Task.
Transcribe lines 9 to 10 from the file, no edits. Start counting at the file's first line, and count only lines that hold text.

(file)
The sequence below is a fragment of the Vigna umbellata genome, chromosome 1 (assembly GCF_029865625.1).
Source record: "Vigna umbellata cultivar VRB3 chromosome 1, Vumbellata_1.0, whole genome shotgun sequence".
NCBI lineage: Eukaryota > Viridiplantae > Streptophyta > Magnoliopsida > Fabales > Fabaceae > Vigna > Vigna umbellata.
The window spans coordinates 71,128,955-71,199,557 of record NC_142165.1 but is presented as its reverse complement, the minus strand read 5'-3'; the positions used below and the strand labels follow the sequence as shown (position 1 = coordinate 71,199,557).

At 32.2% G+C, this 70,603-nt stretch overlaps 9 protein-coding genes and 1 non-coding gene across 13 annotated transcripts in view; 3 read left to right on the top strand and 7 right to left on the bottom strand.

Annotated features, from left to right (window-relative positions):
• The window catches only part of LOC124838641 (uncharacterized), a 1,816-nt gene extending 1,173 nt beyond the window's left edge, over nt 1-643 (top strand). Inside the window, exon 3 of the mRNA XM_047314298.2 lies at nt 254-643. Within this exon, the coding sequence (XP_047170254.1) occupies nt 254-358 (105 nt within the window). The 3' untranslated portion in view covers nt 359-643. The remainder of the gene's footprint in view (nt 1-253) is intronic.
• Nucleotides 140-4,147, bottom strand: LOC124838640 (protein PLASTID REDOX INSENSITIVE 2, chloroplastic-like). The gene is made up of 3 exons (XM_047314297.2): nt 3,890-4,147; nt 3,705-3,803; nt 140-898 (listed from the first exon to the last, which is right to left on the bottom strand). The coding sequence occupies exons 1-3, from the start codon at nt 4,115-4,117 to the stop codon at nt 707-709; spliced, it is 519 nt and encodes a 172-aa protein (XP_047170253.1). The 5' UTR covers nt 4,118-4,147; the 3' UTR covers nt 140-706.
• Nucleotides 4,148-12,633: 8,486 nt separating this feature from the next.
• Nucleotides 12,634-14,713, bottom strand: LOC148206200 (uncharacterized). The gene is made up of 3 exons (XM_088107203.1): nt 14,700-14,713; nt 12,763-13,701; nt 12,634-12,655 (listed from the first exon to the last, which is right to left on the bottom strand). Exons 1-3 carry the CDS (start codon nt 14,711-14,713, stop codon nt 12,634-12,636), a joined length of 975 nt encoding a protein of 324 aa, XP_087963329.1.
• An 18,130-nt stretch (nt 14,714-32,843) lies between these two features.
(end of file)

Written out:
• Nucleotides 4,148-12,633: 8,486 nt separating this feature from the next.
• Nucleotides 12,634-14,713, bottom strand: LOC148206200 (uncharacterized). The gene is made up of 3 exons (XM_088107203.1): nt 14,700-14,713; nt 12,763-13,701; nt 12,634-12,655 (listed from the first exon to the last, which is right to left on the bottom strand). Exons 1-3 carry the CDS (start codon nt 14,711-14,713, stop codon nt 12,634-12,636), a joined length of 975 nt encoding a protein of 324 aa, XP_087963329.1.